The MySQL Users Conference is almost over in sunny California and the output for those of us we didn't make the trip has been overwhelming with over 100 blog posts in a few days.
MySQL is booming. There are three new engines: Solid, an old friend that I used for testing on my Telenet days and had to drop due to management distrust (lessons we learn when we are young: don't listen to management when choosing technical solutions); PBXT, a brand new engine, fully ACID-compliant with some novel ideas about database layout on disks (white paper worth a read); and Falcon, an MySQL.com engine, developed in house by Jim Starkey, a ACID/MVCC guru (two articles about his presentation). And as a final item in the storage engine department, Oracle renewed the InnoDB aggrement with MySQL. All in all great news.
- Technorati: impressive, due to sheer numbers. These are stuck in my head: 100Tb of data, 200+ MySQL instances, 1Tb added per day;
- Mike Hillyer's presentation about Mixi was also cool;
- Also, by Mike Hillyer's (see comments, thanks!) Managing Hierarchical Data in MySQL. Because I like hierarchical data.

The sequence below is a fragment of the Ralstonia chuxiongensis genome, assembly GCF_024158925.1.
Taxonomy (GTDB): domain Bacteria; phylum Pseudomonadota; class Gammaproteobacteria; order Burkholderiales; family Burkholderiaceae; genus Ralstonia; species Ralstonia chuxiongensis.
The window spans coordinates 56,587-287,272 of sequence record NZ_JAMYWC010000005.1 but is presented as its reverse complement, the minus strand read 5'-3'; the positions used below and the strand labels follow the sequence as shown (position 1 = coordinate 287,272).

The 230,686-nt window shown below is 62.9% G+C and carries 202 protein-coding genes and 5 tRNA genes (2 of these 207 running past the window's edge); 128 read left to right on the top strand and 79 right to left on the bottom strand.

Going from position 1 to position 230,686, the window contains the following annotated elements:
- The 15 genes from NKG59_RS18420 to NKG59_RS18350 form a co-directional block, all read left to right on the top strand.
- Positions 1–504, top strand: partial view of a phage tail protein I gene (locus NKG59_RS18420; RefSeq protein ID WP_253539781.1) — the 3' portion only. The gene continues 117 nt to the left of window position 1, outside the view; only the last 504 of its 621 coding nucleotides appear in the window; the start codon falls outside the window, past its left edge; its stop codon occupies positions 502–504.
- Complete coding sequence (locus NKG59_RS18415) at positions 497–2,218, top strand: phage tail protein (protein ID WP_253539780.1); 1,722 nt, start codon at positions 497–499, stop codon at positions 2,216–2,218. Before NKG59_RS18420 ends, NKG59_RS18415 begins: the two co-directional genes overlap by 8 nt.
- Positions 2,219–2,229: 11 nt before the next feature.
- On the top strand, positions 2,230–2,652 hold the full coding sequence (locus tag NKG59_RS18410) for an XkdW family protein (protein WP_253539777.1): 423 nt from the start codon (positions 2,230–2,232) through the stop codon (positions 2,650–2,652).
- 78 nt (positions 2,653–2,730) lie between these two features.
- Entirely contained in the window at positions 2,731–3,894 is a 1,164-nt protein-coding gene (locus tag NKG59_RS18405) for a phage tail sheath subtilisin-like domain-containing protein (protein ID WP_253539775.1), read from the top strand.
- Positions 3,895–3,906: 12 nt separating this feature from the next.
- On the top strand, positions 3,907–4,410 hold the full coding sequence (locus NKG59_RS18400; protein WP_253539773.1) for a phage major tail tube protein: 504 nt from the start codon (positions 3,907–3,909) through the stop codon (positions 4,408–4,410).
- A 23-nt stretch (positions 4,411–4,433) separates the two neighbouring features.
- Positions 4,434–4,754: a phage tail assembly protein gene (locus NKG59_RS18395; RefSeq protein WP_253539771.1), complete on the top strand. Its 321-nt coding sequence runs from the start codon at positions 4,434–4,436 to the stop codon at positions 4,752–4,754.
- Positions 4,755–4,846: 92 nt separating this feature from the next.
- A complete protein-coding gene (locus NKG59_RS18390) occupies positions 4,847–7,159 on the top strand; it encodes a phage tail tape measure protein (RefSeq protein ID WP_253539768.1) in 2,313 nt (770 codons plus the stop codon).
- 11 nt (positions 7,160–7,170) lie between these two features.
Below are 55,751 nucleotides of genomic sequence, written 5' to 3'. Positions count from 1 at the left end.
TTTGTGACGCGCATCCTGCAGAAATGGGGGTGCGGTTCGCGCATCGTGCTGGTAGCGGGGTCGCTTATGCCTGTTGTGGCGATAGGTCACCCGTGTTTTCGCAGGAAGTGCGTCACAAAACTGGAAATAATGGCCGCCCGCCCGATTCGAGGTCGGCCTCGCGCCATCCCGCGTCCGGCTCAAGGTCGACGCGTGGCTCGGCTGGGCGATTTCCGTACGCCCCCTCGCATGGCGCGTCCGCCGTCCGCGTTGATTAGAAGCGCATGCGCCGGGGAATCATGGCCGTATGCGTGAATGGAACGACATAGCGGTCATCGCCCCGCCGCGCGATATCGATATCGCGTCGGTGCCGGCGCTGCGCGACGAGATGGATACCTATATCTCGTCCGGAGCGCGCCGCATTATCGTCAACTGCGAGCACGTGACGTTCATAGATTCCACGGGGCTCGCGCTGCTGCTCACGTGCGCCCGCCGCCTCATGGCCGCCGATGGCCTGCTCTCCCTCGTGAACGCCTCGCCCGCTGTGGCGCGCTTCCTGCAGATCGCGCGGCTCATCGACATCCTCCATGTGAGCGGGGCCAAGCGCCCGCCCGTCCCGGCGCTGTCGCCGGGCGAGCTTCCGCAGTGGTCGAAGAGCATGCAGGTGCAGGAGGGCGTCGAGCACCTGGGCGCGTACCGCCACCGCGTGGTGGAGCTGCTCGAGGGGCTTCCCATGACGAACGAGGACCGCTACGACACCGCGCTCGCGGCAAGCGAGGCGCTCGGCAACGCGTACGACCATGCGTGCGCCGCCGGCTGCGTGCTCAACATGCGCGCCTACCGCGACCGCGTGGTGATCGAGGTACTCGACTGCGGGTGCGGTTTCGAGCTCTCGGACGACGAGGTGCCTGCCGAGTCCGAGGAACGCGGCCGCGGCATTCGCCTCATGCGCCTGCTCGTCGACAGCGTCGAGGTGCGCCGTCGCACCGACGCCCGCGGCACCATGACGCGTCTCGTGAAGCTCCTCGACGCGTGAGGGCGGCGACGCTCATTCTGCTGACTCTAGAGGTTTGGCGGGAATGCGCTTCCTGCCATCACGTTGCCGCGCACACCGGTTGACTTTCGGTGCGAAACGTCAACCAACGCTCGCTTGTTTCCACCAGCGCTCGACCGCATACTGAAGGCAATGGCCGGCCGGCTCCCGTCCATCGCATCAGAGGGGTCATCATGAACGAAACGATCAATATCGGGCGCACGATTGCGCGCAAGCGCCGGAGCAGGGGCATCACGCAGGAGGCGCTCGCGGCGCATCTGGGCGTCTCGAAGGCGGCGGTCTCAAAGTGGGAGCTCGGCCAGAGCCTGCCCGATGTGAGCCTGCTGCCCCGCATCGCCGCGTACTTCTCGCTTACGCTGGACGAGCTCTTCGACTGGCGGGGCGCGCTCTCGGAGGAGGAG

Some Flickr information, partly MySQL-related, was also covered in a recent O'Reilly Radar by Tim. This last one is specially useful for people dealing with tags (Hint, Hint, you know who you are :) ).
There are common themes:
- data partitioning;
- small (mostly two servers) master-master clusters, many of them;
- InnoDB, some MyISAM;
- memcached, perlbal (Brad should be proud);
Other presentations I would love to see online, or some notes:
- MySQL Partitioning, by Philip Antoiniades;
- What Not to Include in Your DB Schema, and Why, by Danny O'Brien, EFF;
- MySQL GUI Tools for the Enterprise, by Michael G. Zinner. I would love to hear more about two-way sync of schemas that MySQL Workbench is supposed to bring us;
- Perl DBD::mysql Latest Enhancements and Features, by Patrick Galbraith. Did they fix the utf8 problems? Not clear from the abstract;
- My Second Life Runs on MySQL: War Stories from the Metaverse, by Ian Wilkes. If not for anything else than to listen about Second Life, probably the nearest thing out there like Metaverse;
- and finally PHP at Yahoo!, by Michael Radwin: mostly because I still find hard to believe that PHP and "maintainable over long periods of time" should be used the same phrase. Before we trash me, I use PHP daily, ok?
Great times for MySQL. Great times indeed.
Update: got a couple more presentations related to MySQL. I'm just linking them here for future reference: